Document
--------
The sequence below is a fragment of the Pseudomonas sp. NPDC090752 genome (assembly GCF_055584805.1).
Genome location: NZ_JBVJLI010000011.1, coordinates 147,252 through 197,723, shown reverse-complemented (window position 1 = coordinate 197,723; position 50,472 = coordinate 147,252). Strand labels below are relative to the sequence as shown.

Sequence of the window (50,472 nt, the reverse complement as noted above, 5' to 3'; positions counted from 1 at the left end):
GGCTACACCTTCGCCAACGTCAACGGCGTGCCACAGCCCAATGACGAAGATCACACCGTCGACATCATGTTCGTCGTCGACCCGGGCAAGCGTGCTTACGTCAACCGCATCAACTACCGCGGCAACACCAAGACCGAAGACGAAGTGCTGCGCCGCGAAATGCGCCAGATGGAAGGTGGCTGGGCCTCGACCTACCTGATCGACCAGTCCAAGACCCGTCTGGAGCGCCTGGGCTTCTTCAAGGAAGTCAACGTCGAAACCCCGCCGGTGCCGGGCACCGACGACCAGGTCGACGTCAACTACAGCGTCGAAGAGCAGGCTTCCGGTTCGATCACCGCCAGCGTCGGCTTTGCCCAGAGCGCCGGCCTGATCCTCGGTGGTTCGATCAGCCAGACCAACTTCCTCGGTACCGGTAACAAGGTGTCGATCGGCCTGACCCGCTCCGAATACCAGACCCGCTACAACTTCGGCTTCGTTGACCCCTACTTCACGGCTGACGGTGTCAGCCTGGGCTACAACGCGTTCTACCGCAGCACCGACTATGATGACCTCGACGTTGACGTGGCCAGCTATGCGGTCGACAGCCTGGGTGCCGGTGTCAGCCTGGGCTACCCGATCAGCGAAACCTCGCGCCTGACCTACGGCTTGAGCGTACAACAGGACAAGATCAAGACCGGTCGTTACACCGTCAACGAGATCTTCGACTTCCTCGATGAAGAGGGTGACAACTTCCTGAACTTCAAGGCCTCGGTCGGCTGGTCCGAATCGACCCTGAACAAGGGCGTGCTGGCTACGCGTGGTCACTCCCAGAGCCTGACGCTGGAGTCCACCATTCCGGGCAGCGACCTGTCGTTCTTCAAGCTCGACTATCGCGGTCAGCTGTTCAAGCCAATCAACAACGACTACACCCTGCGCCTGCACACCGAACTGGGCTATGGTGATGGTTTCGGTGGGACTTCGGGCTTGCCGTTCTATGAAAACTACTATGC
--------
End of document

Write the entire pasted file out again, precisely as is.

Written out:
The sequence below is a fragment of the Pseudomonas sp. NPDC090752 genome (assembly GCF_055584805.1).
Genome location: NZ_JBVJLI010000011.1, coordinates 147,252 through 197,723, shown reverse-complemented (window position 1 = coordinate 197,723; position 50,472 = coordinate 147,252). Strand labels below are relative to the sequence as shown.

Sequence of the window (50,472 nt, the reverse complement as noted above, 5' to 3'; positions counted from 1 at the left end):
GGCTACACCTTCGCCAACGTCAACGGCGTGCCACAGCCCAATGACGAAGATCACACCGTCGACATCATGTTCGTCGTCGACCCGGGCAAGCGTGCTTACGTCAACCGCATCAACTACCGCGGCAACACCAAGACCGAAGACGAAGTGCTGCGCCGCGAAATGCGCCAGATGGAAGGTGGCTGGGCCTCGACCTACCTGATCGACCAGTCCAAGACCCGTCTGGAGCGCCTGGGCTTCTTCAAGGAAGTCAACGTCGAAACCCCGCCGGTGCCGGGCACCGACGACCAGGTCGACGTCAACTACAGCGTCGAAGAGCAGGCTTCCGGTTCGATCACCGCCAGCGTCGGCTTTGCCCAGAGCGCCGGCCTGATCCTCGGTGGTTCGATCAGCCAGACCAACTTCCTCGGTACCGGTAACAAGGTGTCGATCGGCCTGACCCGCTCCGAATACCAGACCCGCTACAACTTCGGCTTCGTTGACCCCTACTTCACGGCTGACGGTGTCAGCCTGGGCTACAACGCGTTCTACCGCAGCACCGACTATGATGACCTCGACGTTGACGTGGCCAGCTATGCGGTCGACAGCCTGGGTGCCGGTGTCAGCCTGGGCTACCCGATCAGCGAAACCTCGCGCCTGACCTACGGCTTGAGCGTACAACAGGACAAGATCAAGACCGGTCGTTACACCGTCAACGAGATCTTCGACTTCCTCGATGAAGAGGGTGACAACTTCCTGAACTTCAAGGCCTCGGTCGGCTGGTCCGAATCGACCCTGAACAAGGGCGTGCTGGCTACGCGTGGTCACTCCCAGAGCCTGACGCTGGAGTCCACCATTCCGGGCAGCGACCTGTCGTTCTTCAAGCTCGACTATCGCGGTCAGCTGTTCAAGCCAATCAACAACGACTACACCCTGCGCCTGCACACCGAACTGGGCTATGGTGATGGTTTCGGTGGGACTTCGGGCTTGCCGTTCTATGAAAACTACTATGC